If you generally follow a well-balanced diet but still experience symptoms like fatigue, brain fog, poor immune system function, neurological symptoms, or other issues, a multivitamin may not resolve the issue. Talk to a healthcare provider and explore potential underlying factors and solutions.

How to Balance Multivitamin Use 

When considering a multivitamin, “food first” is an important principle to live by, meaning try to first get most of your nutritional needs met through the foods you eat, says Dawn Jackson Blatner, RDN, a registered dietitian and author of The Flexitarian Diet. However, it’s often very difficult to get everything from food alone, so supplements can be an additional strategy to help people meet their nutrient needs.”

It’s important to note that this principle doesn’t necessarily mean “food only.” Multivitamin minerals serve as a moderate insurance policy to get more of the nutrients you may not be eating enough of, Blatner says.

“Multivitamins are not magic bullets. But they can be part of a healthy lifestyle.” — Dawn Jackson Blatner, RDN

She also points out that research suggests that when compared to food alone, taking a multivitamin-mineral supplement has been associated with higher nutrient intake and lower prevalence of inadequacies.

However, multivitamins are not magic bullets, Blatner notes. “But they can be part of a healthy lifestyle. A research study looking at various components of a healthy anti-inflammatory lifestyle found multivitamin minerals were a top habit of those with the lowest inflammation.”

How to Tell if You Are Nutrient Deficient 

Overall, it is difficult to know if you are deficient in a particular nutrient because even blood tests generally don’t pick up deficiencies unless they are on the more severe spectrum, Blatner says. However, nutrients like iron, B12, folate, vitamin D, and omega 3 deficiencies often do show up in blood work, she says.

If you have increased nutrient needs, are on a very restrictive diet for longer than a week, restrict certain food groups due to allergies or preferences, have limited variety in your diet, or have a condition associated with increased needs or impaired absorption of nutrients, it’s a good idea to talk to a healthcare provider about what kinds of supplementation you may benefit from.

Paying attention to your body can also give clues as to whether you’re properly nourished. For example, if you notice your energy, mood, workout performance, or GI function are compromised, or you’re experiencing any new issues, talk to a healthcare provider about how your nutrition status may play a role. 

Do You Need A Hormone Balancing Supplement?

Tips for Choosing a Multivitamin 

The Food and Drug Administration (FDA) does not approve supplements for safety, potency, or efficacy before they are sold or available for consumer purchase. So, it can be challenging to know that what you’re buying supports your goals. To start, look for a reputable brand.

“If you aren’t using a reputable brand, you could be setting yourself up for taking harmful impurities or harmful amounts of nutrients,” Blatner says. “Choose a brand that is 100% transparent about how they test for purity, quality, and safety. You can do this by checking product labels or visiting company websites to read about their testing protocols and possible third-party certifications.”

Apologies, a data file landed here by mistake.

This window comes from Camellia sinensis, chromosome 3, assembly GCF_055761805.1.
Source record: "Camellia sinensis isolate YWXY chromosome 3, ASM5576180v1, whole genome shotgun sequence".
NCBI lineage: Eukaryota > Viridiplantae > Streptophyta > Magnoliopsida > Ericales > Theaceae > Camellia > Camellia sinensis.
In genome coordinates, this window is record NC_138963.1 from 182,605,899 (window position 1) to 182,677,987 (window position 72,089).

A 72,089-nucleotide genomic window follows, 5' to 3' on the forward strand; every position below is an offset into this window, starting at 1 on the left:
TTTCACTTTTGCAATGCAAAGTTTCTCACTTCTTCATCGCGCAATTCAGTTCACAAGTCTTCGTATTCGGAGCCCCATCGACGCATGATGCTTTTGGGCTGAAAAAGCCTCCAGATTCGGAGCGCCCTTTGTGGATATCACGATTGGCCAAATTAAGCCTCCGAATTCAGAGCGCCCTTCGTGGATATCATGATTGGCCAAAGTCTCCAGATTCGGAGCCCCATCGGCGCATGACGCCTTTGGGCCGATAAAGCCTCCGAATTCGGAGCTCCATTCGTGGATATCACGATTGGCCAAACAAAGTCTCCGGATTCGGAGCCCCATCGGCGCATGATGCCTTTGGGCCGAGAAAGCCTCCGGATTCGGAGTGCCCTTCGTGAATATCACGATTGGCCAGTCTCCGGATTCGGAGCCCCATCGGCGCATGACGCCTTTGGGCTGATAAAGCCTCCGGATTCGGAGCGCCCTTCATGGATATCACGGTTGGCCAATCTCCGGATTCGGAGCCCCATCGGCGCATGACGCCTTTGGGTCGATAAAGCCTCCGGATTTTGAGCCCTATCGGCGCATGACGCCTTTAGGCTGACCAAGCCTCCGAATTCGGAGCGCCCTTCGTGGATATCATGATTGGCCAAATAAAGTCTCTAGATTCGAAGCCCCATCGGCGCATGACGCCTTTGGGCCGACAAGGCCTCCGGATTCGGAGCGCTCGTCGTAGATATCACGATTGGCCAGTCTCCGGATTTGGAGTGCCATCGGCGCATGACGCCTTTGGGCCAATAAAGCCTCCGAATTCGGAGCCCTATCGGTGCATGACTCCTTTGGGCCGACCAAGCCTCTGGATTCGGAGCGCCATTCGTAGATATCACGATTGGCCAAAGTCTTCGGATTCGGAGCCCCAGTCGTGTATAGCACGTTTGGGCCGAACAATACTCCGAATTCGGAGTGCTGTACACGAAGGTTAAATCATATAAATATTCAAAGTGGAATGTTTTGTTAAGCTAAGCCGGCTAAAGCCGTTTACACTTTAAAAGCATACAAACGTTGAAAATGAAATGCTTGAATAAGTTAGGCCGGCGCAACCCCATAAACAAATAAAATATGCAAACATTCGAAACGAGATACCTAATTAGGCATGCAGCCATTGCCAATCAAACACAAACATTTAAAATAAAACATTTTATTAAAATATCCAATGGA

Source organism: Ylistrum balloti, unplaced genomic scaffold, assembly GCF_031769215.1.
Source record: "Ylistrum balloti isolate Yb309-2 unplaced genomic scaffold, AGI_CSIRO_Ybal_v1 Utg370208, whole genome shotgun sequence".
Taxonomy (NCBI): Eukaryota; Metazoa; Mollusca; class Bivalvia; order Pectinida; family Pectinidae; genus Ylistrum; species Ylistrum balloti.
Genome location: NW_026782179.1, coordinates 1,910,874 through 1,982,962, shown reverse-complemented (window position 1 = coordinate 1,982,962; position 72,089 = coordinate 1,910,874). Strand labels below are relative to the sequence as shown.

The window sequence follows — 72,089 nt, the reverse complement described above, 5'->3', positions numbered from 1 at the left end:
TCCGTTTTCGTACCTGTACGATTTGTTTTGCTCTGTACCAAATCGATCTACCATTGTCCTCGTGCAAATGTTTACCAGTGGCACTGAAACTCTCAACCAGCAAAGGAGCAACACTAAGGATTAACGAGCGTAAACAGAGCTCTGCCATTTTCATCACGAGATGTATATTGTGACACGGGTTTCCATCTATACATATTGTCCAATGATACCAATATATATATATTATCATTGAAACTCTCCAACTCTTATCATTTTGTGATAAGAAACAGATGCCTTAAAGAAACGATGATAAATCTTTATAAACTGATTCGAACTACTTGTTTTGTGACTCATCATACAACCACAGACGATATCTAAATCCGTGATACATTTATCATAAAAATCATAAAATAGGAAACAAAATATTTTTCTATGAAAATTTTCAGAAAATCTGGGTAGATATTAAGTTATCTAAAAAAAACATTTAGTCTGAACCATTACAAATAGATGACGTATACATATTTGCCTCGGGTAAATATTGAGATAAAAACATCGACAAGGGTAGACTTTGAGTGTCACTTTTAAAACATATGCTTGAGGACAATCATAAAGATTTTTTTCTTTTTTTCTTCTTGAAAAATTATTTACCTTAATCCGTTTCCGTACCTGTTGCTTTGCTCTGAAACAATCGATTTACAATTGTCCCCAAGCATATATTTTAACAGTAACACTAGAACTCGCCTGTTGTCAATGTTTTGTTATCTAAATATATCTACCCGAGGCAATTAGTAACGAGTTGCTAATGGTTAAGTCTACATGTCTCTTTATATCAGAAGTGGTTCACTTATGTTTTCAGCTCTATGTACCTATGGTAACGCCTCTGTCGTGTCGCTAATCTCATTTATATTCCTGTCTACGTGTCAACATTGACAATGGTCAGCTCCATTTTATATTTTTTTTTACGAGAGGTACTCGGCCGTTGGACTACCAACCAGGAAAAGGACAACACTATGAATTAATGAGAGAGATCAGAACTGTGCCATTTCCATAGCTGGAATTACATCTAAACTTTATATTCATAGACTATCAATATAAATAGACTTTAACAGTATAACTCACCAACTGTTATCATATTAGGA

Choosing the right formula for your unique needs also matters, she adds. “Choose a multivitamin that’s formulated for your age, gender, and stage in life. This is important because not all nutrients are healthy or necessary for all people. For example, men and menopausal women generally do not need additional iron.”

Finally, take a look at the number of pills, capsules, or gummies per serving, Blatner says. “Some brands are just a one-a-day, while other brands you’d need to take many more per day to get the amount of nutrients on the label.” If you know that you’re going to have a hard time taking multiple pills per day, that’s a clue that you may do better with a one-a-day product. 

Questions to Ask Your Provider

If you are considering a multivitamin, don’t be afraid to ask for guidance from a healthcare provider. Here are some things to ask:

  • What reputable brands do you recommend?
  • What is the best form of this supplement? (i.e., capsule, liquid, gummy)
  • Will any of the medications I’m taking interact with certain supplements?
  • Does it matter what time of day I take this supplement? 
  • Does this supplement need to be taken with food? 
  • Are there any supplements I should take based on my health/medical history?
  • Are there any supplements I should not take based on my health/medical history?

Bottom Line

When it comes to vitamins and minerals, your primary focus should be on eating a balanced diet. Diverse patterns of eating — specifically where you consume an abundance of plants from all sources, grains from a variety of sources, beans, nuts, seeds, as well as animal proteins — should be prioritized.

But if you need additional support meeting those needs, a multivitamin or supplement that covers the specific nutrient gaps in your diet can be a valuable tool. Consult with a healthcare provider for guidance, and make sure to choose a reputable brand. Also, be mindful to cover your nutrient bases while remembering that too much of a good thing is also a possibility. 

If you do not have access to a healthcare provider, Blatner recommends the USDA’s MyPlate planner. This tool uses information such as your age, gender, height, weight, and physical activity to create a personalized food plan revealing how many daily servings of each food group you’d need to meet your nutrient needs.